Article from ‘Dustin the Cobwebs’
by Grace Allison
It is bad enough when the city loses a residence
or place of business due to fire, but it’s a calamity when
the city’s fire station catches on fire. However, Niles
had such a calamity occur during January 1875, when an extensive
fire originated in the building occupied by the Falcon Steam Fire
Co. The building stood on the north side of the Mahoning River
on South Main at Water Street. near a drugstore managed by J.
When the Niles Fire Department was organized
in 1870, James Ward and Truth Carter purchased
a second hand horse-drawn fire engine in Pittsburgh. The chief
engineer, T.D. Thomas, who was hired when the fire department
was organized, was paid by the village and he devoted full time
to the care of the department for the next 10 years. Two teamsters
and a fine span of horses were kept on hand at all times, but
any other firefighters were strictly volunteers.
The morning of the fire, Thomas had been sleeping
in an upper room of the engine house and when he awoke around
6:30 AM he discovered the room was afire. George Bear,
a teamster sleeping in the room below, quickly sounded the alarm.
However, he was not very successful, for after about three or
four rings of the bell, the rope burned off, cutting off the fire
department’s line of communication with the community.
The horses, which were already hitched to the
engine and hose cart, exited the building upon the first ring
of the fire bell. But, while backing the rig down an icy incline
to the river in order to pump water on the fire, the engine slid
and fell against the trestle of the A.Y.&P. Railroads, throwing
Thomas and Bear off the engine onto the ground. Fortunately, they
promptly up-righted the engine. Within 12 minutes after the fire
was discovered, they were still able to have two heavy streams
of water squirting on the fire by using a 44 foot suction hose
at a 12 foot perpendicular elevation.
The hay stored on the second floor of the engine
house made a ready tinder box of the building, as well as the
row of tenant houses adjacent to and extending west of the engine
house. The fire swept along between the roof and ceiling of the
six- apartment tenant house, making it very difficult to control
and extinguish the fire. The firemen worked until noon to bring
the fire under control.
The rooms occupied by the fire company were entirely
burned but only the roofs of the tenant houses burned. At that
time, only two tenants were living in the apartment complex- the
Adams and Whitticar families. The furniture
and other goods belonging to those two families were saved. The
fire company lost uniforms, furniture, a bell worth $250, harnesses,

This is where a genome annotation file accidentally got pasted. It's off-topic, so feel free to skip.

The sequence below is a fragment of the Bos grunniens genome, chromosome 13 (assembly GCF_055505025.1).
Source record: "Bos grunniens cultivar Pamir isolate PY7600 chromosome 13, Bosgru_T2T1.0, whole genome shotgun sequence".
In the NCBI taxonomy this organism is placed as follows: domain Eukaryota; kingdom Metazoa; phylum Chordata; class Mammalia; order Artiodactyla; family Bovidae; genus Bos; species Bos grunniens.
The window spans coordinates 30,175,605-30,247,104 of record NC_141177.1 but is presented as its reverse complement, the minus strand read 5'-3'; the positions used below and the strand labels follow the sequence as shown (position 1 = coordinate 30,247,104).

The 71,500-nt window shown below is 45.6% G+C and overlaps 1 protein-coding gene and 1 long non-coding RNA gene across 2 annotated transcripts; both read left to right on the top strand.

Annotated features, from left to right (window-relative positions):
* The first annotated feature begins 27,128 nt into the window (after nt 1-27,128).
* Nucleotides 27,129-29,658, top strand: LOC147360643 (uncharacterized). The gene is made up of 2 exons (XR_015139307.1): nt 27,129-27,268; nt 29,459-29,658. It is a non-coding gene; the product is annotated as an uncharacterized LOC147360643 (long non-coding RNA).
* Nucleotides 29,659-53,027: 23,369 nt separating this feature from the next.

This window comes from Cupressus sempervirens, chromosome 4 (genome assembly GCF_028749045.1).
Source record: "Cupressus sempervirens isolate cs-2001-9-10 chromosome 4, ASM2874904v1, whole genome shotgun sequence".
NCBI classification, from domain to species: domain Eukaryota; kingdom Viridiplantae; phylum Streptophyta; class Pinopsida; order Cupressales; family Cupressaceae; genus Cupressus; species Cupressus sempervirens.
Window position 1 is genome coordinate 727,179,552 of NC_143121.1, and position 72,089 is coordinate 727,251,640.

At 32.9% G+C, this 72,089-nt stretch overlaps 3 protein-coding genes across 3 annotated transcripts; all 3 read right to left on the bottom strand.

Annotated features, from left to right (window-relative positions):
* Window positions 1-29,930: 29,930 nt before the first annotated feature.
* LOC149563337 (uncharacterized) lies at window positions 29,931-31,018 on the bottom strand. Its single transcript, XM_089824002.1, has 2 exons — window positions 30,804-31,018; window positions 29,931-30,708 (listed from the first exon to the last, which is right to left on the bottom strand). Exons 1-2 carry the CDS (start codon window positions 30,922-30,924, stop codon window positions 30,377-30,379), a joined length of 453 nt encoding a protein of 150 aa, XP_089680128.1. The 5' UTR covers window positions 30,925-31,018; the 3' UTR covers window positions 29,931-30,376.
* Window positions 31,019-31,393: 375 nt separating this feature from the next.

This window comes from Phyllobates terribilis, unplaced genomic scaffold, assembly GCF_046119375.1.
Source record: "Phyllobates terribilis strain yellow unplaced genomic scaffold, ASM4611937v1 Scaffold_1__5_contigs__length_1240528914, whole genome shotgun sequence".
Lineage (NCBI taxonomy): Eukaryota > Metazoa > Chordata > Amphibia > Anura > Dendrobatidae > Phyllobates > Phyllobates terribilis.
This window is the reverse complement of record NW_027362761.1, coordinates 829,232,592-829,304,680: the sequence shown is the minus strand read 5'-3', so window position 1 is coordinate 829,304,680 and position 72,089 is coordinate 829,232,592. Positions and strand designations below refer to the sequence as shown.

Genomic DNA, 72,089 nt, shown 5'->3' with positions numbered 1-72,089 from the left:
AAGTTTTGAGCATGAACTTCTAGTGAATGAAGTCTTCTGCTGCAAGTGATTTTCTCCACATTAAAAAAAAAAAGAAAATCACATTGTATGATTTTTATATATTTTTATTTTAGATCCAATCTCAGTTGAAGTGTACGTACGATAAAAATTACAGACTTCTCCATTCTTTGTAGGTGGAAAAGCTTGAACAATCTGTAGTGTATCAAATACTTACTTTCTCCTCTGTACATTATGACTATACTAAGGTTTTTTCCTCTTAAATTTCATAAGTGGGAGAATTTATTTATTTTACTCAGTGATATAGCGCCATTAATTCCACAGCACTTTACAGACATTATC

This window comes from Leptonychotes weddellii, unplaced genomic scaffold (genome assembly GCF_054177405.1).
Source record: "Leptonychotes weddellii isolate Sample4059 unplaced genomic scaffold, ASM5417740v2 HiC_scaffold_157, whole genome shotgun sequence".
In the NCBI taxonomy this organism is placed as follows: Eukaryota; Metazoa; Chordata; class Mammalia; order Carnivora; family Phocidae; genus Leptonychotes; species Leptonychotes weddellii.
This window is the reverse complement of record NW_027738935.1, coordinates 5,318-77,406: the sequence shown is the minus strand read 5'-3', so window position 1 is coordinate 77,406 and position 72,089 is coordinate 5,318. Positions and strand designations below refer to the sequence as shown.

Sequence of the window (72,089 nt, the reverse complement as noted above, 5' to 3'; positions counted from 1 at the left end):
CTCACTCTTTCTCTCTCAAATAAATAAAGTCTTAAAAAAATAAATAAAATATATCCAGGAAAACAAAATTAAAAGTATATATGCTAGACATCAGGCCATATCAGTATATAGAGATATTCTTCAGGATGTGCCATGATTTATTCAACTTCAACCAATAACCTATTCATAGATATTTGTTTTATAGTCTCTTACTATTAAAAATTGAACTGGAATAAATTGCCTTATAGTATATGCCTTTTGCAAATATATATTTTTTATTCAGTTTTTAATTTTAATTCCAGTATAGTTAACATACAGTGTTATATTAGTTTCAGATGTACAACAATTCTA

100 bushels of oats, and about 2,500 pounds of hay, the value
of which was estimated at $800. William Ward, owner of
the apartments, lost about $2,200 and was not covered with insurance.
Evidently, after the 1875 fire, the fire department
found a new home. The 1882 map of Niles located the Niles Fire
Department on the west side of Franklin Alley, directly east of
the Town Hall, between Park Avenue (James Street then) and Church
Street, with an access onto Franklin Alley.
George Bear became the fire chief in 1880. By
1896 Samuel Mosley was the chief and the 1899 City Directory
listed J.W. McBride as the fire chief and George
Neis as assistant fire chief. A.I. (Lex) Orr had
become fire chief before the great fire of January 1904, when
the city suffered a large fire loss due to ice, as a result of
the big flood a week earlier.
In 1875, the city purchased a new horse-drawn
steam engine. At one time, when the city administration was considering
the purchase of a motorized fire truck, it was decided that horses
would be much more dependable since there was no danger of them
running out of gas or getting blowouts. However, the officials’
second point of reasoning doesn’t make a lot of sense since
the first tires on the motorized fire engines were “airless”
Lex Orr was still fire chief when the city bought
its first motorized fire engine, a new American LaFrance Pumper,
c.a. 1916. The latest thing in fire equipment, it pumped 750 gallons
per minute, had Dayton airless tires, and was chain driven.
“Pick,” a bay horse, served in the
firefighter’s harness for five years from 1907 to 1912.
The 25-year-old bay was still alive and working for the city of
Niles for his room and board in 1928, but at a much slower pace
than he had worked in his younger days!